‘People make those Reels when they find out they’re pregnant, and they’re hysterically crying with happiness, there’s dramatic music in the background, and I was just like “okay, I’m pregnant”. I think I was conscious that having adeno increased my chances of miscarriage, so I was trying not to get my hopes up too much.’ 

Single women are becoming solo mothers by choice in record numbers

Did you know that single women are among the fastest growing groups seeking fertility treatment?

Just over 2,800 women with no partner had IVF in 2021, according to data from the Human Fertilisation and Embryology Authority (HFEA), the UK’s fertility regulator. This marks a 44% increase since 2019.

Professor Geeta Nargund, medical director of CREATE Fertility and abc IVF, has seen an influx of single women coming forwards for consultation at her own clinics, particularly post-pandemic.

‘This in part could be due to women having reflected over the pandemic on when or whether they were ready to start a family, despite not having found the right partner, and opting to try IVF as a single woman,’ she tells Metro.co.uk.

IVF and IUI are not routinely available for single women via the NHS in most areas, and Prof. Nargund believes changing this ‘has the potential to improve the equality and diversity of our society.’

‘It is unacceptable that some women are unable to access NHS-funded IVF simply due to their relationship status, and are often priced out of private treatment,’ she says.

‘I believe that in order to help all women who want to create a family – including single women or same sex couples – it is essential that they are supported fairly and equally by the NHS.’

Though her excitement did grow, Bryony had a very challenging pregnancy, which saw her being sick ‘pretty much 24/7’ from around five weeks onwards. 

‘From 11 weeks I couldn’t stand up for more than five minutes without fainting, and in my third trimester I developed heart palpitations,’ she says.

‘I also developed quite serious depression and anxiety throughout my whole pregnancy, and had some really severe intrusive thoughts. I also had a suicidal episode about midway through. I hadn’t had any mental health issues prior to pregnancy so it really caught me off guard.’

Going through all of this as a single mother-to-be, without a partner to help at home, meant Bryony needed to temporarily move back into her parents home for support. Thankfully, her small business was able to ‘almost run itself’ thanks to her ‘fantastic team’, but she acknowledges other single mothers by choice might not have such robust support networks in place.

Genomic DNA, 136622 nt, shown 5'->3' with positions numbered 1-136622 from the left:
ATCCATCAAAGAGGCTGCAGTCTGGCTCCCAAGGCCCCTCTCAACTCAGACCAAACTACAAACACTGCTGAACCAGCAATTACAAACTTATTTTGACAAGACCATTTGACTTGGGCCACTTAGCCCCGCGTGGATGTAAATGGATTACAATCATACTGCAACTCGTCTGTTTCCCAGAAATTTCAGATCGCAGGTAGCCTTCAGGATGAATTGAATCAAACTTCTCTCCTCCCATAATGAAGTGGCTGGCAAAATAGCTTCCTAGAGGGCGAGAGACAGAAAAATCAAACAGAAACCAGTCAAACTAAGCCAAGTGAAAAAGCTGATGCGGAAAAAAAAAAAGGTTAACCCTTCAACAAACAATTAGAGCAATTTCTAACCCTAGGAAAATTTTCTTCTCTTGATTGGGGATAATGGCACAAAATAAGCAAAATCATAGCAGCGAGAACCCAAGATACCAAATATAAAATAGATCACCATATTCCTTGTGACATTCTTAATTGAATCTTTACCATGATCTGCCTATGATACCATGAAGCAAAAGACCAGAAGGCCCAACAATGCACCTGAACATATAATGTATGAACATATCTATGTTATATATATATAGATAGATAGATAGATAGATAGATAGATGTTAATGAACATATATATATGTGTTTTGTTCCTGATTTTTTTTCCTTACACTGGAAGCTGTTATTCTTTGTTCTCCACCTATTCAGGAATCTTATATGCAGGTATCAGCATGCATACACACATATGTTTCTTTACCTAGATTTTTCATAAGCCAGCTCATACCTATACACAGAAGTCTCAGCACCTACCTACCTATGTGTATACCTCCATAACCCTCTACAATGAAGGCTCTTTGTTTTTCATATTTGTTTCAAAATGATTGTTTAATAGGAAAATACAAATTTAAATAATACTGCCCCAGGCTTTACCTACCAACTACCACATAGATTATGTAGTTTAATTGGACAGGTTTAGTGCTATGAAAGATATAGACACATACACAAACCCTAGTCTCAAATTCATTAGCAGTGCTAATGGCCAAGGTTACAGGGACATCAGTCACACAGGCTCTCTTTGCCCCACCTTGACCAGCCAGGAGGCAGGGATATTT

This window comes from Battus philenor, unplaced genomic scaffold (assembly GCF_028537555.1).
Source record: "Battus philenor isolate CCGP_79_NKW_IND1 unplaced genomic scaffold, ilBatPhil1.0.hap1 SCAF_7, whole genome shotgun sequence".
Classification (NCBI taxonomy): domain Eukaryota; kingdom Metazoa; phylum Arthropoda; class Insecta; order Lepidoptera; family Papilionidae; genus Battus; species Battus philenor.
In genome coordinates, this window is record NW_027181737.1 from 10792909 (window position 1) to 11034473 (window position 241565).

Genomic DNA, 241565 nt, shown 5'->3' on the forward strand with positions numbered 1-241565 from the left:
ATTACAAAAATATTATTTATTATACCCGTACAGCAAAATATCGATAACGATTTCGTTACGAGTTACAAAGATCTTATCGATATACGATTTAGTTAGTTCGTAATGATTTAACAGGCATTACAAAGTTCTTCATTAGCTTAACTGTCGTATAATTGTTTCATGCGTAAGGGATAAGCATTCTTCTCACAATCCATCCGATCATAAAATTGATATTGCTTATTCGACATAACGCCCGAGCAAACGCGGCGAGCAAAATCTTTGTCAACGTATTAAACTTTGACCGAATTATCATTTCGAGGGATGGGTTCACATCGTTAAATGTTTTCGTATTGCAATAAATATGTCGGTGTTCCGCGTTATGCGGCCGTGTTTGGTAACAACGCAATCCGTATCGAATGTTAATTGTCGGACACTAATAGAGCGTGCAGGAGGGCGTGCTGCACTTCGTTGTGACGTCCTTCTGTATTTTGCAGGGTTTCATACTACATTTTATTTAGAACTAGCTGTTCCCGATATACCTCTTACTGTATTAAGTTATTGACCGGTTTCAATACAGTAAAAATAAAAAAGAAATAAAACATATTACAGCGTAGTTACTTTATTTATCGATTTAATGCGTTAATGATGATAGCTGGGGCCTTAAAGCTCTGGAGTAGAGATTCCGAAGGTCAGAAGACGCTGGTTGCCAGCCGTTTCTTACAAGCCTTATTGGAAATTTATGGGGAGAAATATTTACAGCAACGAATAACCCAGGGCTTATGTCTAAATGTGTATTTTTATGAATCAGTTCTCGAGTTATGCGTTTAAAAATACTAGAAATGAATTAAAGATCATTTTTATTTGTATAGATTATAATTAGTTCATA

‘I spent my whole pregnancy thinking I must have made a mistake because I felt so awful, I didn’t really feel any connection to the baby,’ she admits.

‘I was so scared he was going to come out and I was going to realise I didn’t actually want him. Luckily the minute I heard him cry I felt the start of a connection, and it’s been strong ever since. I’ve never regretted having him since he was born, and in many ways I’m even more glad I did!’

Baby Oryn will turn one this month and compared to her difficult pregnancy, Byrony says the first year of solo parenting has been a breeze.

She stayed with her parents for the first six weeks, which she says was ‘invaluable’, but has since moved back into her flat and managed night feeds and teething tantrums just fine. Her parents have agreed to take Oryn for one overnight each week if she needs it, but so far she’s yet to take them up on the offer.

‘It sounds funny, but I genuinely don’t find motherhood hard,’ she says, adding that connecting with other solo mothers via Facebook and whatsapp groups has given her a solid community.

‘I don’t think my social life has ever been this active before!’ she says. ‘I’ve even been on holiday with some of my solo mum friends, to Greece and Centre Parcs, and we hope to do more in the future.’

Her biggest piece of advice for anyone thinking about becoming a solo mother by choice is to really look at your support system. 

‘Do you have family or friends that can support you if you need help? Have you had a proper conversation with them about it?’ she asks.

‘There’s a big difference between family and friends that can offer emotional support – “that’s great, go you!” – vs practical physical support -“we’re happy to step in and take them for a few hours so you can have a break every other weekend.”‘

It hasn’t been an easy journey, but Bryony has no regrets. 

‘I remember before having him that people would sometimes say “you don’t understand what it’s like to love like this until you’ve had a child”, and it really annoyed me,’ she says.

‘But I have to confess they were right, you really can’t explain just how much you love this tiny human being you’ve created. I feel privileged to be able to experience it.’